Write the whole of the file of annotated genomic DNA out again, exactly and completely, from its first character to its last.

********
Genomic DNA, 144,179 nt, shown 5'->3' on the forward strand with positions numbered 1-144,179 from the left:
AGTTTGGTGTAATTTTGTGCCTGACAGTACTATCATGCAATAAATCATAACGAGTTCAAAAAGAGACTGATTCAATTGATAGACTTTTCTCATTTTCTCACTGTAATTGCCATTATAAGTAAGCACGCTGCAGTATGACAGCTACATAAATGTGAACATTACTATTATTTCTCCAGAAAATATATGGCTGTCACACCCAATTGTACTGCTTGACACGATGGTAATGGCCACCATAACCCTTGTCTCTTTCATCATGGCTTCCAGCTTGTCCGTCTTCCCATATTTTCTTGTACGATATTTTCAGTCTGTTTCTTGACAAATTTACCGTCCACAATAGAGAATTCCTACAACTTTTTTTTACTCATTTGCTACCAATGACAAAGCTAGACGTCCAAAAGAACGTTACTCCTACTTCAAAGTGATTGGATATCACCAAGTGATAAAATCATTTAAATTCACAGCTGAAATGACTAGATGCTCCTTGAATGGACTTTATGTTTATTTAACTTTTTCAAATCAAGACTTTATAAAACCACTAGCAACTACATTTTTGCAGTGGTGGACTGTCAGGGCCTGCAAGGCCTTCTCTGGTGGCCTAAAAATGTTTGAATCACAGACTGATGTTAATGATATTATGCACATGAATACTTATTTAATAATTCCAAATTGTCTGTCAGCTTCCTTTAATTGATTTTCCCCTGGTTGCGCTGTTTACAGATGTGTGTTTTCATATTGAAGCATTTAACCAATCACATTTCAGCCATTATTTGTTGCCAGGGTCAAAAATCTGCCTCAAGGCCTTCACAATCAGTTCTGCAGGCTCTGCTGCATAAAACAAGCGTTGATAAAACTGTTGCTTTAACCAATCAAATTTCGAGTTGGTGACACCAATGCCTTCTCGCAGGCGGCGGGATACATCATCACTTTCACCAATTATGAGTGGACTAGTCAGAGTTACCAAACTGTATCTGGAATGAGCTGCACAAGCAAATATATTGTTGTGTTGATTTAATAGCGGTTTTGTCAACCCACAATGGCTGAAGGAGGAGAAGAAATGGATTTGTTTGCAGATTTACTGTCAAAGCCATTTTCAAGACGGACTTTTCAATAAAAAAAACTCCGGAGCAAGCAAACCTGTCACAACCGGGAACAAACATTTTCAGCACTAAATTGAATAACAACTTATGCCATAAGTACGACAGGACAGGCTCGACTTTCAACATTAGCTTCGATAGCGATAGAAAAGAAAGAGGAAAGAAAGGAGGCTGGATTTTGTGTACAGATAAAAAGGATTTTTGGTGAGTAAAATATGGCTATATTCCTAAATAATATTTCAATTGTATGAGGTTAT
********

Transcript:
Genomic DNA, 144,179 nt, shown 5'->3' on the forward strand with positions numbered 1-144,179 from the left:
AGTTTGGTGTAATTTTGTGCCTGACAGTACTATCATGCAATAAATCATAACGAGTTCAAAAAGAGACTGATTCAATTGATAGACTTTTCTCATTTTCTCACTGTAATTGCCATTATAAGTAAGCACGCTGCAGTATGACAGCTACATAAATGTGAACATTACTATTATTTCTCCAGAAAATATATGGCTGTCACACCCAATTGTACTGCTTGACACGATGGTAATGGCCACCATAACCCTTGTCTCTTTCATCATGGCTTCCAGCTTGTCCGTCTTCCCATATTTTCTTGTACGATATTTTCAGTCTGTTTCTTGACAAATTTACCGTCCACAATAGAGAATTCCTACAACTTTTTTTTACTCATTTGCTACCAATGACAAAGCTAGACGTCCAAAAGAACGTTACTCCTACTTCAAAGTGATTGGATATCACCAAGTGATAAAATCATTTAAATTCACAGCTGAAATGACTAGATGCTCCTTGAATGGACTTTATGTTTATTTAACTTTTTCAAATCAAGACTTTATAAAACCACTAGCAACTACATTTTTGCAGTGGTGGACTGTCAGGGCCTGCAAGGCCTTCTCTGGTGGCCTAAAAATGTTTGAATCACAGACTGATGTTAATGATATTATGCACATGAATACTTATTTAATAATTCCAAATTGTCTGTCAGCTTCCTTTAATTGATTTTCCCCTGGTTGCGCTGTTTACAGATGTGTGTTTTCATATTGAAGCATTTAACCAATCACATTTCAGCCATTATTTGTTGCCAGGGTCAAAAATCTGCCTCAAGGCCTTCACAATCAGTTCTGCAGGCTCTGCTGCATAAAACAAGCGTTGATAAAACTGTTGCTTTAACCAATCAAATTTCGAGTTGGTGACACCAATGCCTTCTCGCAGGCGGCGGGATACATCATCACTTTCACCAATTATGAGTGGACTAGTCAGAGTTACCAAACTGTATCTGGAATGAGCTGCACAAGCAAATATATTGTTGTGTTGATTTAATAGCGGTTTTGTCAACCCACAATGGCTGAAGGAGGAGAAGAAATGGATTTGTTTGCAGATTTACTGTCAAAGCCATTTTCAAGACGGACTTTTCAATAAAAAAAACTCCGGAGCAAGCAAACCTGTCACAACCGGGAACAAACATTTTCAGCACTAAATTGAATAACAACTTATGCCATAAGTACGACAGGACAGGCTCGACTTTCAACATTAGCTTCGATAGCGATAGAAAAGAAAGAGGAAAGAAAGGAGGCTGGATTTTGTGTACAGATAAAAAGGATTTTTGGTGAGTAAAATATGGCTATATTCCTAAATAATATTTCAATTGTATGAGGTTAT